Chief says case of girl’s disappearance still openPublished 5:18pm Saturday, June 15, 2013
CHISHOLM — A brown-eyed 5-year-old girl who vanished from her neighborhood in a small northern Minnesota city 10 years ago is still on the minds of investigators who have followed hundreds of leads into her disappearance, the community’s police chief said.
LeeAnna Warner headed to a neighbor’s house to play on the afternoon of June 14, 2003. No one was home at the time, so the girl who many people called “Beaner” walked away. And disappeared.
“She’s still in our hearts. It’s very much in our minds,” said Chisholm Police Chief Vern Manner. “Nobody here has forgotten.”
Manner said law enforcement officers will gather with LeeAnna’s family on the steps of City Hall on Friday to mark the 10-year anniversary of her disappearance and publicly state that the search for LeeAnna continues.
“We want people to know this isn’t a cold case. It’s not a closed case. We are still treating this as an open case,” Manner said.
Police officers, firefighters, volunteers, bloodhounds and tracking experts searched the entire city in the 48 hours after the girl disappeared. Later, hundreds of volunteers from across the Iron Range and the state of Minnesota became part of the search.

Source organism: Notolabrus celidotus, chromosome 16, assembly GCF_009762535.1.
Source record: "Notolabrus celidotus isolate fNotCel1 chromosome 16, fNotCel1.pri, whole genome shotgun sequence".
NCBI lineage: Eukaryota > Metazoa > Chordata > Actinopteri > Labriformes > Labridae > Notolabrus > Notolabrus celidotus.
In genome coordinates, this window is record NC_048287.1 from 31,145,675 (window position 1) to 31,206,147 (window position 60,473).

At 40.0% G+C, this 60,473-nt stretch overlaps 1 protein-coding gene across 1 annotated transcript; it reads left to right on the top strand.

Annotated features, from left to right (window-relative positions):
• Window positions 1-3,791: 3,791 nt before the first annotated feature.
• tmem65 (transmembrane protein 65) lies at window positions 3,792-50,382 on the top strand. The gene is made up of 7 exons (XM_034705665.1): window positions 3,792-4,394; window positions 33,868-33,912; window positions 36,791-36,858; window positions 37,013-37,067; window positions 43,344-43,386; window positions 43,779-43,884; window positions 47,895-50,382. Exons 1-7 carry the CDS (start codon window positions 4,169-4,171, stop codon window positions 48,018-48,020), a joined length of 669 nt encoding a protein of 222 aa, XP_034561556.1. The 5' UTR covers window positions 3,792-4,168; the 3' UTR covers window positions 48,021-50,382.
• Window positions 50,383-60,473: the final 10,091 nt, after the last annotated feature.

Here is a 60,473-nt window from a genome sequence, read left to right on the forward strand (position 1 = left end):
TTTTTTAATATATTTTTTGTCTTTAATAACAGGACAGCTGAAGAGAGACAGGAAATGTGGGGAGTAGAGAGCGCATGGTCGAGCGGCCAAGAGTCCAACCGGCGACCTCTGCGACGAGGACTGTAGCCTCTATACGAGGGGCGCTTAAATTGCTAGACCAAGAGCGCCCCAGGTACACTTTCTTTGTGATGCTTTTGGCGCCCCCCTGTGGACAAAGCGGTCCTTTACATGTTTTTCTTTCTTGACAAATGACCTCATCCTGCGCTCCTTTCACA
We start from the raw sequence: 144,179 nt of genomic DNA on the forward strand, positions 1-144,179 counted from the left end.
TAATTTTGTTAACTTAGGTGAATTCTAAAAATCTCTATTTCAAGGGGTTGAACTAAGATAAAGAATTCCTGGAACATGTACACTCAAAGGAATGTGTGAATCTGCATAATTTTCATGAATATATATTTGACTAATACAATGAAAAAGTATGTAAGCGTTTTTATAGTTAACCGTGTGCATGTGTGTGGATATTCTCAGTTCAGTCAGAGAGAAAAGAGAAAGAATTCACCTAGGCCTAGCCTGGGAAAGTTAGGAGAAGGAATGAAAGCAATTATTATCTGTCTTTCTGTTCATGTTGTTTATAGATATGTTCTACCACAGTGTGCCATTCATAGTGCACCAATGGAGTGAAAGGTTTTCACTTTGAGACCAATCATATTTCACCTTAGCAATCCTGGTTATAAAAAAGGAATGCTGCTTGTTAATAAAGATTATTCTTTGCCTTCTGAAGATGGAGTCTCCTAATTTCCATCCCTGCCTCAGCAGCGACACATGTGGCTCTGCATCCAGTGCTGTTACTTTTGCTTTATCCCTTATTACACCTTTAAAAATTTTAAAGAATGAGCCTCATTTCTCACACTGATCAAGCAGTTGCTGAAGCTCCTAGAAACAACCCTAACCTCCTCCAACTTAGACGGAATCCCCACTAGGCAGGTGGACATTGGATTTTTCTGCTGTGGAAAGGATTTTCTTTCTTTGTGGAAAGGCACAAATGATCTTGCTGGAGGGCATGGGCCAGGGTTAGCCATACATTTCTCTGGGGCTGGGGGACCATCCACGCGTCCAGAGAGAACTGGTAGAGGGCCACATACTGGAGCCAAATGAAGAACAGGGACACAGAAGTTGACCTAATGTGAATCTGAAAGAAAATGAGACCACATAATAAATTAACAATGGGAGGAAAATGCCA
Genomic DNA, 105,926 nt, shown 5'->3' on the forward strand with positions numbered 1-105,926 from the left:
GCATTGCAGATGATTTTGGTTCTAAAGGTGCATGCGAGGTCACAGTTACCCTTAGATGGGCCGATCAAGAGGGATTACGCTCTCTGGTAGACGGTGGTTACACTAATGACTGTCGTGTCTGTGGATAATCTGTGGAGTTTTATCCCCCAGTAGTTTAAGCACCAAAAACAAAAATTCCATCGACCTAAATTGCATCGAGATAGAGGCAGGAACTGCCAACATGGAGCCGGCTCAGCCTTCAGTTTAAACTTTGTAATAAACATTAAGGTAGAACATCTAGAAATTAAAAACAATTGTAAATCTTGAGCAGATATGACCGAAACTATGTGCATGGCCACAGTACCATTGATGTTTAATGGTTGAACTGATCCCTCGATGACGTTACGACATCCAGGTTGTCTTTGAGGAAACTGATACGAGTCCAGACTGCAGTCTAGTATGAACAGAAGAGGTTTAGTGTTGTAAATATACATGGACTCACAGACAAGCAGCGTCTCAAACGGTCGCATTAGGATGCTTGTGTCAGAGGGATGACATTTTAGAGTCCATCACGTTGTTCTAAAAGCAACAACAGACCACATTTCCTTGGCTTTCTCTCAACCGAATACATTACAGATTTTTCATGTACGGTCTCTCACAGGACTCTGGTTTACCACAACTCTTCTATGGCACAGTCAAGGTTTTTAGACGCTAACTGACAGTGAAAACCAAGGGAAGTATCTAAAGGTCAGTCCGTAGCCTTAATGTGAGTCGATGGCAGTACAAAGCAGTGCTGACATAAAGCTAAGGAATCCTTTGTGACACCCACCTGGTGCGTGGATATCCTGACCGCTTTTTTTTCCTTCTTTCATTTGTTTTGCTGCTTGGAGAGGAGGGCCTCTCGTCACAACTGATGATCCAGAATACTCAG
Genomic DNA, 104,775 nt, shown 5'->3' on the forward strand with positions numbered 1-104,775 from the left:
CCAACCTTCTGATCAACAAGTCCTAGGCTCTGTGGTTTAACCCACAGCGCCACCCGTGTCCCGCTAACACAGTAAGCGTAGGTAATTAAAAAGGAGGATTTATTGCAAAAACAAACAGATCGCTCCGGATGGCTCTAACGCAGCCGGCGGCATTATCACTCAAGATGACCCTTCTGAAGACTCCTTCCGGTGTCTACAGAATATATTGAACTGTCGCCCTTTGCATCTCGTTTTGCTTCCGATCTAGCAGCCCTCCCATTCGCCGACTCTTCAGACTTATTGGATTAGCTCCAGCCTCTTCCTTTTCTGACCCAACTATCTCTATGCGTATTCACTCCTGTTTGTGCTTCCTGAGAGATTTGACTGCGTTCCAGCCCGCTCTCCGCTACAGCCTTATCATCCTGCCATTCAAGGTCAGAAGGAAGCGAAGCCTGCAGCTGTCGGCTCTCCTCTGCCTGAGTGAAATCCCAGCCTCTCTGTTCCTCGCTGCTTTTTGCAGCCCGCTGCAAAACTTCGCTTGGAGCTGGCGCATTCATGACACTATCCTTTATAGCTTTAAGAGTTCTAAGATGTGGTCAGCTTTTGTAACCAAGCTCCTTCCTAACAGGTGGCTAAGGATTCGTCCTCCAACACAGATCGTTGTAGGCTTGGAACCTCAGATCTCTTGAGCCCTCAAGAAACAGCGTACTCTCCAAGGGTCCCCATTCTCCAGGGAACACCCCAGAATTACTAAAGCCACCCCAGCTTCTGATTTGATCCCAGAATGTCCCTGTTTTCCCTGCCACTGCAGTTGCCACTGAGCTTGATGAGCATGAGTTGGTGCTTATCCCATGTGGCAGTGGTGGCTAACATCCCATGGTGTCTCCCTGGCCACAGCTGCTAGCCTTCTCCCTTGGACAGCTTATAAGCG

They checked Longyear Lake, located just blocks from LeeAnna’s house. They looked in abandoned iron ore mines, garages, sheds and rural barns hoping maybe LeeAnna just got lost.
“It was an absolutely massive search and rescue effort going on simultaneously that we had a criminal investigation going. Multiple agencies — state, local, federal. Hundreds of people,” recalled Dave Phillips, St. Louis County undersheriff.
Weeks passed with no clues, and police said LeeAnna had probably been abducted by a stranger. But the searching continued.
A crowd of volunteers turned out to search on the one-year anniversary of LeeAnna’s disappearance.
Investigators said they followed about 2,000 leaders over the years in their search for the girl, but none has panned out.